5. The last years, we have used a NXT brick for controlling the train. For Lego World 2017, we want to use EV3 bricks only. Since the RFID sensor is not supported anymore, we needed another way to determine the train location. I have build a proof of concept of a loco: Wheels are directly connected to a EV3 medium motor Location detection based on a color sensor (the combination of yellow, red and green makes a unique pattern) And it works fine! A video of this proof of concept: Of course, the train needs a bit (... ) of restyling ;-) Enjoy, Hans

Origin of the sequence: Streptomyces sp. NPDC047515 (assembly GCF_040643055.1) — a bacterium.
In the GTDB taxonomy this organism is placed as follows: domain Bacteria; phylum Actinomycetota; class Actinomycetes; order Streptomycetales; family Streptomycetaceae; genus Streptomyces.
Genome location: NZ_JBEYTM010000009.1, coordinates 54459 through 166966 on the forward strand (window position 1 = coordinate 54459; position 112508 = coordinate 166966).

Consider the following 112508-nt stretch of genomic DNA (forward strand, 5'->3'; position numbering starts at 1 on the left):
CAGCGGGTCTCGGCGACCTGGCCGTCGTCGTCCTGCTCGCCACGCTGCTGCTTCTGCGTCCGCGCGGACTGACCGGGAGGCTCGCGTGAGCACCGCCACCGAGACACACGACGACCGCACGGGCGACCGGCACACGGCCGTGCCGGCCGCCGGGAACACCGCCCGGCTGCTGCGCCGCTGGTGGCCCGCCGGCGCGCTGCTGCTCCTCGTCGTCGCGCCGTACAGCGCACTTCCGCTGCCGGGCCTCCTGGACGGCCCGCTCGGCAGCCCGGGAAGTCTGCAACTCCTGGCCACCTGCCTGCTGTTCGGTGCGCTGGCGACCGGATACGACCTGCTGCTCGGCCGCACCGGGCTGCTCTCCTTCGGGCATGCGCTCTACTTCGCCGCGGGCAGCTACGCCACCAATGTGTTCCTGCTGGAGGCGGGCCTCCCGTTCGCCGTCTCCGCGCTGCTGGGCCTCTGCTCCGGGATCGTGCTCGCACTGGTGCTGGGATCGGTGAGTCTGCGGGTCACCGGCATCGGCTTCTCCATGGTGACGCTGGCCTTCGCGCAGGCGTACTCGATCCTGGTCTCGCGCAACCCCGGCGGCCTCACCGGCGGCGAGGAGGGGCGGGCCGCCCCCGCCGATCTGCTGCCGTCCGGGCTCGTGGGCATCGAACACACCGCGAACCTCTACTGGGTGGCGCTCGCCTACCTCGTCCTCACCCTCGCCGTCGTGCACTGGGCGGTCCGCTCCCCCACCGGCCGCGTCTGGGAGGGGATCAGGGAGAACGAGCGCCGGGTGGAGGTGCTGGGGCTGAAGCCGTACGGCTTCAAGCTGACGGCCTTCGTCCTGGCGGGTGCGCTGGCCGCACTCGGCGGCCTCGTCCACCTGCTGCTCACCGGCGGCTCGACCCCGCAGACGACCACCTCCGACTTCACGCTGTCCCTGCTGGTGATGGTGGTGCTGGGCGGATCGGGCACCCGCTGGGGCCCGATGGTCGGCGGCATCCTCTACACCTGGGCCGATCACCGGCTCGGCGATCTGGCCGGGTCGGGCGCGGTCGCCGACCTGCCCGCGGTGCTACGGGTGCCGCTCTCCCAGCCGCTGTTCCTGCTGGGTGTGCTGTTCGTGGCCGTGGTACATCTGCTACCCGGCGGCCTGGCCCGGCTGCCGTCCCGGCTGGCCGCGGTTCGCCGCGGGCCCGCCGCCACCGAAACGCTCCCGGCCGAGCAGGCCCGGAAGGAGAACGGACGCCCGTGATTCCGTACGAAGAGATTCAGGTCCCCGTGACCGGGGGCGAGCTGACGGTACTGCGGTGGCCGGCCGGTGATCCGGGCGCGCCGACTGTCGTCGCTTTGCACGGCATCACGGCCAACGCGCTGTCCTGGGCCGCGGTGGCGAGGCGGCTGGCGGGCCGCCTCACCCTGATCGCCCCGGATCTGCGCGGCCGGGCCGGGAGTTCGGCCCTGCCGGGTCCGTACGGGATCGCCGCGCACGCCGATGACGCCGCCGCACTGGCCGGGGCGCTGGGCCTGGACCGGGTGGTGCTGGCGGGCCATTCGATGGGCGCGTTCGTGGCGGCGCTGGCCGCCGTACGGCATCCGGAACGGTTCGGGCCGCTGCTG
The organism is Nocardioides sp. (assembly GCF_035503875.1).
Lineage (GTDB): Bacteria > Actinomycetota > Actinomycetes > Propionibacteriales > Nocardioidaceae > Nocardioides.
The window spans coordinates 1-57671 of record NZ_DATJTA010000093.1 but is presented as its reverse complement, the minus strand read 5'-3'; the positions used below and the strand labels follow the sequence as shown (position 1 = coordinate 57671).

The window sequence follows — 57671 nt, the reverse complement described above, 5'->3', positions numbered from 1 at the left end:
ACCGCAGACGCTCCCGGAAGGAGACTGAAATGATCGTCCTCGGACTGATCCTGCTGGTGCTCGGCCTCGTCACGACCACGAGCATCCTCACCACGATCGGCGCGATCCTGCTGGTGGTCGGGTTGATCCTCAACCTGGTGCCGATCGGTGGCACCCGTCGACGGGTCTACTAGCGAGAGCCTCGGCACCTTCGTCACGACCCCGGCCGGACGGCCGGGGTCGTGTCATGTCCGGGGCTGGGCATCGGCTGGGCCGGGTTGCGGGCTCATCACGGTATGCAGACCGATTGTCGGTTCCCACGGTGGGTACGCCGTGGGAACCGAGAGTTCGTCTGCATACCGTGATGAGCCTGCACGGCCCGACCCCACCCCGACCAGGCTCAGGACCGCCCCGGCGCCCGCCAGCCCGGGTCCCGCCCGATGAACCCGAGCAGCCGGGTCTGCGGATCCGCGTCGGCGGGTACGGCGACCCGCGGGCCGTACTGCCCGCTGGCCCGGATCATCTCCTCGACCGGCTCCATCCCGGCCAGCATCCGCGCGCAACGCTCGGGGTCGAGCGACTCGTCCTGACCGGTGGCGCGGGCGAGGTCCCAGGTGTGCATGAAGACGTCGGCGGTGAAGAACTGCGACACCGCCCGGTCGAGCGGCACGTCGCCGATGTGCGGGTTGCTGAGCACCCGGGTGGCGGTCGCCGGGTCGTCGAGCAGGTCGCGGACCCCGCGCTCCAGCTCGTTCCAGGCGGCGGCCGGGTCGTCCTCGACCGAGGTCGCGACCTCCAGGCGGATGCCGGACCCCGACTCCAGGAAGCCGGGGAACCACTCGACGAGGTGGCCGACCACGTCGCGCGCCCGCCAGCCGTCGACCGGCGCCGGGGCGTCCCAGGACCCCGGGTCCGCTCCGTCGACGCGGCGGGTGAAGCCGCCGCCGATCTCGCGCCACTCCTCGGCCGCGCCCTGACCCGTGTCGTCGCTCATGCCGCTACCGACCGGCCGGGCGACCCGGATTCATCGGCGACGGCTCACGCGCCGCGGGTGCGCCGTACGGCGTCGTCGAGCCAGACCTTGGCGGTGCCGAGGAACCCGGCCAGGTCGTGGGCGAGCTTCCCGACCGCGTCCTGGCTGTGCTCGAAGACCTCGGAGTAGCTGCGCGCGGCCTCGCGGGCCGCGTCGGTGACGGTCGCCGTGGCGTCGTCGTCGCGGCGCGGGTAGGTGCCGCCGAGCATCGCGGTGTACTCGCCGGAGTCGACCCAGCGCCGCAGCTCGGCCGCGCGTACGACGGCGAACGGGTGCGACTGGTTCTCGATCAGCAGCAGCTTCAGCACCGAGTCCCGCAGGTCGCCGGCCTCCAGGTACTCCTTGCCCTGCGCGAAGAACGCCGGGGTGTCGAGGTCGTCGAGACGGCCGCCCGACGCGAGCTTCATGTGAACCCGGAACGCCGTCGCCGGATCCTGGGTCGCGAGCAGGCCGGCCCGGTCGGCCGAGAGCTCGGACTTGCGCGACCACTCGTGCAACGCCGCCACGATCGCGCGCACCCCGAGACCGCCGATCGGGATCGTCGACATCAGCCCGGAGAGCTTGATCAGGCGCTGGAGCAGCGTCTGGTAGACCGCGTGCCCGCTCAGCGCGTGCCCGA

6. Dear All, LEGO lasts forever – assuming “forever” is exceeding 6 decades – which surely will happen (or has happened already?). I still have bricks from 1965 (my first LEGO set was #323 – a push along steam train running on rubber tires …) – that still have very good clutch, colors only very little faded – and seamlessly fit into 2017 sets. Almost as long as I live, LEGO has been part of my life. True, there were dark ages from the late 1970’s to 1996 – but then it instantly came back – everything: The excitement about a new model, just another LEGO box, new bricks, colors … and it never disappeared since then, in contrast. 1998 was the ultimate rush back into the LEGO world: The Mindstorms RIS system – the RCX (at that time without the “1.0” extension) – it blew my mind. And since then a somewhat larger collection of all themes has assembled over the past 20 years. Building over multiple themes is my brick-philosophy. During my dark ages computer technology became my favorite hobby. The “IBM PC” was lightyears out of reach but other miracle machines came up: The C64, the Sinclair ZX81 – and that one was within reach of my limited budget! 1 kByte of memory and a 16 kByte dynamic RAM extension I built myself. “Tri state TTL bidirectional bus drivers”, the 74LS243 – and no internet, that remained to be invented. And it went on – the ZX Spectrum with 16 kByte of on-board memory got a 64 kByte memory “upgrade” – switchable in two banks. It was fun. Today, TTL chips are fading out and 64 kByte would result in the worst digital “photo” ever … I am not whining – so many wonderful new things have emerged! What really shocked me though was when TLG did not even think about making a 64 bit driver for the “perfect” Mindstorms USB IR/VLL tower. That beautiful communication hub for all RCX1.0, 1.5, 2.0, Scout, Spybotics, MicroScout, CodePilot bricks one is truly dead since 64 bit operating systems have taken over. At least this is what I have learned from the internet after years of searching. The next shock came around 2002, when .NET came up and Microsoft said “no more VB6 development at all”. VB.NET was so different from what I knew. In the following years I stuck to VB6 … my fault, sure. But I am moving slowly as time for LEGO is rather limited. XP vanished, 32 bit OS came out of fashion – and all that cool stuff – the Mindstorms software, the NXT software, NQC for RCX, RobotC for RCX … and all my VB6 programs – almost “gone”. Well, I kept of course my Dell Latitude E6500 laptop running WinXP SP3 with all that stuff installed and I still have it! Carefully backed-up everything and there it is, slowly aging. I hardly like to play with that thing – I don’t want that it gives up, which will eventually happen of course. Yes I know: “Install XP within a virtual machine” – but that did not work to the extent I would like to use a “LEGO programming and playing workspace”. The one thing that changed everything were internet rumors about the old Mindstorms RS232 tower working well with NQC/BricxCC on a 64 bit Win7 machine. So for the past couple of days between Christmas and New Year’s I was browsing the net, installing this and that, copying stuff from my old XP machine … and: BINGO. It all works! Everything works on my rather new DELL Precision 7510 with Win10 Professional as OS. All the old-back-from-the-late-1990’s stuff! OK, I know, not everybody will be as excited as I am. But I believe LEGO lasts forever – and now all the software I love so much, as well as all my old-fashioned programmable bricks (there are currently 9 RCX1.0, 6 Scouts, 10 MicroScouts, and 1 NXT PBricks doing work on my train layout) are directly accessible from this laptop, and they are programmed/operated using NQC/BricxCC, NXC, NXT-G, RobotC, the Mindstorms SDK 2.5, and most importantly VB6 SP6 programs – all natively running on a Win10 64 bit platform. A dream came true. And for all old or old-fashioned Mindstorms PBrick heads, for all who never managed to get their head around .NET stuff, for all who still believe that RCX’ and Scouts are miracle thing: Here is how I got it to work: Assemble some software from the internet: BricxCC (free, latest version from 2011) The Mindstorms Software Developers Kit (SDK) 2.5 (free on Philo’s homepage) RobotC for RCX 2.03 (which is free as well). Don’t download the 32 bit tower driver. It won’t work. The NXT 64 bit driver from TLG VB6 SP6 from Microsoft VB6 cumulative update for SP6 from Microsoft Get out the original CDs for: VB6 (SP5 or higher) The NXT-G 2.0 software suite – if that is not at hand, TLG’s Mindstorms website has it Assemble some required hardware The Mindstorms RS232 tower. They came in 1998 with the original RIS system – and they are widely available at BrickLink for about $5. Don’t forget to put a fresh 9V battery into the battery compartment on the back. Slide the range knob on the front to the left (short range). An USB2RS232 converter – I tried a (randomly picked) LogiLink converter, which works just fine. A PBrick of type RCX, RCX1.5, RCX2.0, Scout, or Spybotics. The next steps are for proper tower access: Plugin the USB2RS232 converter into the computer and let it find and install the driver (either shipped with the converter or on the internet). Open device manager (Windows key + X, select “Device Manager”), expand the “Ports (COM and LPT)” section, find the “USB Serial Port (COM X)” entry, double click it, choose “Port settings” then “Advanced” and make sure the COM port for this device is in the range between 1 and 8. Otherwise BricxCC and other old programs will not find the USB/RS232 converter = IR tower! It cost me some time to figure that out. When all COM ports in this range are taken by other devices, move one of them to the next free COM port far up and then manually (modern hard/software has no issue using COM ports in the range exceeding COM 8!) assign the converter to the now free COM port in the 1 – 8 range. Plugin the IR tower cable into the USB2RS232 converter. Next is getting access to RCX, RCX2, Scout, and Spybotics PBricks via BricxCC – this will also let you download the latest RCX firmware is case it is “gone”: Install BricxCC (full install) – this comes with NQC and many more things, e.g., the RCX firmware downloader. Put a PBrick from the list above into the IR tower range, a couple of inches away. Start-up BricxCC – it will try to connect to an RCX PBrick and most probably fail (“Cannot find brick. Switch it on or move it closer and press OK”). Press “Cancel”. Select “Tools” in the menu, go to “Find brick” and in the window that opens, select the correct COM port manually. Also select the correct PBrick. An RCX, RCX1.5, or RCX2 without firmware will correctly reply to the “RCX-type” in this window. The LED in the tower should come on and the program should connect to the PBrick, which is shown by many of the menu icons now being enabled. Download firmware to the PBrick (RCX, RCX1.5, RCX2) and that is done. Next is RobotC – this very straight forward: Install the software and run it. Select menu entry “Robot” and then “Platform type”. This should be “LEGO Mindstorms RCX”. Select menu entry “View”, then “Preferences”, then “RCX communications port” and select the COM port you have the USB to serial converter on. Download the required RobotC RCX firmware – and done. Next ist NXT-G – again very straight forward: Install the NXT-G software. Install the 64 bit NXT driver – done. Finally VB 6 – this is a little more elaborate: Install the Mindstorms SDK 2.5 – this will register one essential DLL correctly (vpbcom.dll). I don’t know how many times I tried that manually – I am too old I guess. Don’t install any USB tower software – it won’t work. You can test a PBrick connection using the “ScriptEd” program – upon starting it, the IR Tower LED should come on. This program also lets you download firmware or monitor the IR tower. Very handy for checking things. Install VB 6 from the CD. Now the trick here is that a full default install won’t work. Follow the instructions of this youtube video. There are many others, but this worked for me. I did the install directly from the “VB6 Professional CD” I still had (the video assumes you have an enterprise version but that makes no difference). The single most important point is to uncheck either the entire “Data Access” check box during the preparation steps for the installation or select “Data Access”, click “Change Options” and uncheck the “ADO, RDS, OLE DB Data providers” entry. The let the install program do what it has to do and be patient at the end, when it attempts to register all sorts of things. That may take several minutes, at least on my machine. I had a cup of coffee, did some other things and when I came back, it successfully finished the install. Install VB6 SP6 in case it is not already on the CD. Install the cumulative patch for VB6 SP6 in case it is not already on the CD. Right click on the new VB6 icon in the start menu, go to “Properties” and select “Run in XP SP3 compatibility mode”. Run VB6. Open or start a new project, then select “Project”, “References” and then tick the “LEGO VPBrick 2.1 Type Library” – and access to the above PBricks is established! The Mindstorms SDK has a PDF explaining the calls to the routines you need for that (e.g. ”FindPort” or “OpenPort”. This is it. At least on my computer. There may some other things to do on other machines, but it really appears to be doable. Just in case you want to program with VB6 “forever” or more importantly run all of TLG’s miracle PBricks from the latest Microsoft OS … as I do. And Yes I know, neither Microsoft nor any decent programmer will endorse this, in contrast. But then: It wasn’t my fault that TLG never published a 64bit driver for the Mindstorms USB tower. Nor did Microsoft ask me whether or not it would be OK to abandon VB6. All the best Thorsten